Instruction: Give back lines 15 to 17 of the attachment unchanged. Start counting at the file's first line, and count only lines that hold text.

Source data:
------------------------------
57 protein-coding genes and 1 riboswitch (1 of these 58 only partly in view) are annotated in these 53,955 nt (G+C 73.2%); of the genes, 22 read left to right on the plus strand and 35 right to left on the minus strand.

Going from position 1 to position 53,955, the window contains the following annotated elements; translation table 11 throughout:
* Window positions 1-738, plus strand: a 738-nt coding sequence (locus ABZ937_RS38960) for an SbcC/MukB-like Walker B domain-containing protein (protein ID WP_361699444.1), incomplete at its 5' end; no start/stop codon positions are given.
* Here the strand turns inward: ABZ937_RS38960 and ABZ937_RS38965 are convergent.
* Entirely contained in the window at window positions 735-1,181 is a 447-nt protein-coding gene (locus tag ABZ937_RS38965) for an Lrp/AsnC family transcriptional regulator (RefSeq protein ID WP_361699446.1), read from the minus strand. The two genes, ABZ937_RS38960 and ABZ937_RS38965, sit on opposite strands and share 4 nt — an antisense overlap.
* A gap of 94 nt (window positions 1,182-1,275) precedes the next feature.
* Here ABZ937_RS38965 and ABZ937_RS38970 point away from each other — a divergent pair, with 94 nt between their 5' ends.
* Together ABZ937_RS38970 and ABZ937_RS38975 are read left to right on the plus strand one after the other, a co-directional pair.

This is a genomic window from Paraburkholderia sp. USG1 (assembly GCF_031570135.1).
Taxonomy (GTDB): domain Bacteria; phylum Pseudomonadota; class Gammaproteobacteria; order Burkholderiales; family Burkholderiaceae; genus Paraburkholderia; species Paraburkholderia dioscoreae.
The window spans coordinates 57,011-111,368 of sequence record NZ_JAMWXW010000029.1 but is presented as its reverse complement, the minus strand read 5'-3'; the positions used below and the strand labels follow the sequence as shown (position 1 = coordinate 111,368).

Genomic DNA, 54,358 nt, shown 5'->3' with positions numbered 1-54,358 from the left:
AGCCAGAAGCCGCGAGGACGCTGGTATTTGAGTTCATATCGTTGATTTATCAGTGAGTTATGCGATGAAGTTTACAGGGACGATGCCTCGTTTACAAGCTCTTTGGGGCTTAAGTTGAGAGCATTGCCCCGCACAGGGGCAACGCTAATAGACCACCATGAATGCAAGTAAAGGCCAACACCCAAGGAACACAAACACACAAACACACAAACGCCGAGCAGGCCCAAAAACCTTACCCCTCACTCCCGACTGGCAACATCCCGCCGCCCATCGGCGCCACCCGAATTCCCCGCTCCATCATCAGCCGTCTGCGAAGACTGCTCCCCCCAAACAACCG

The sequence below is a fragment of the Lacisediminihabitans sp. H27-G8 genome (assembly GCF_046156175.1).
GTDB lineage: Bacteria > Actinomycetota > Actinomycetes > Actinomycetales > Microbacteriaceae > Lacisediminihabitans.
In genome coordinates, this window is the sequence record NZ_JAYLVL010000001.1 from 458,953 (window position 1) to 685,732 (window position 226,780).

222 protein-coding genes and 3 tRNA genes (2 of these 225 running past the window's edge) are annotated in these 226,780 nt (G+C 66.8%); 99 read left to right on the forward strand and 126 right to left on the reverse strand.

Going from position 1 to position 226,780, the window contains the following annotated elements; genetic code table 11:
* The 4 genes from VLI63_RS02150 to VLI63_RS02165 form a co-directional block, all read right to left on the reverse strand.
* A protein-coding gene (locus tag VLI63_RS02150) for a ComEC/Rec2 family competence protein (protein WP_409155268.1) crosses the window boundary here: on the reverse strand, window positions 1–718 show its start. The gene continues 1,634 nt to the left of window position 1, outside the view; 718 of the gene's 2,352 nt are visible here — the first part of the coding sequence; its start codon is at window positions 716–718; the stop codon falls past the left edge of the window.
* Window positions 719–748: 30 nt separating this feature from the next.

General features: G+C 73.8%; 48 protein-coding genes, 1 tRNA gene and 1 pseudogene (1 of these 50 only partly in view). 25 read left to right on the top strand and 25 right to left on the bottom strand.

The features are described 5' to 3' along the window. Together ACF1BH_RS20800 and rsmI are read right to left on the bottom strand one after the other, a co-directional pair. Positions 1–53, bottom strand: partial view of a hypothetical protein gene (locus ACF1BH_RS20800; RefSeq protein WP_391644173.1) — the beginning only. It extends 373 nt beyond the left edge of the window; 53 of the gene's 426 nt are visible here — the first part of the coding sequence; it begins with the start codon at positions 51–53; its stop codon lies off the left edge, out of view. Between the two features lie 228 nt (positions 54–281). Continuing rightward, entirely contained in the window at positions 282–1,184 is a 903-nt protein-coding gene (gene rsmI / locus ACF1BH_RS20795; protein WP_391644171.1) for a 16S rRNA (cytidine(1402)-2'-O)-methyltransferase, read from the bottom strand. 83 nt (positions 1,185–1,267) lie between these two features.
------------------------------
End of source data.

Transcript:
GTDB lineage: Bacteria > Actinomycetota > Actinomycetes > Actinomycetales > Microbacteriaceae > Lacisediminihabitans.
In genome coordinates, this window is the sequence record NZ_JAYLVL010000001.1 from 458,953 (window position 1) to 685,732 (window position 226,780).

222 protein-coding genes and 3 tRNA genes (2 of these 225 running past the window's edge) are annotated in these 226,780 nt (G+C 66.8%); 99 read left to right on the forward strand and 126 right to left on the reverse strand.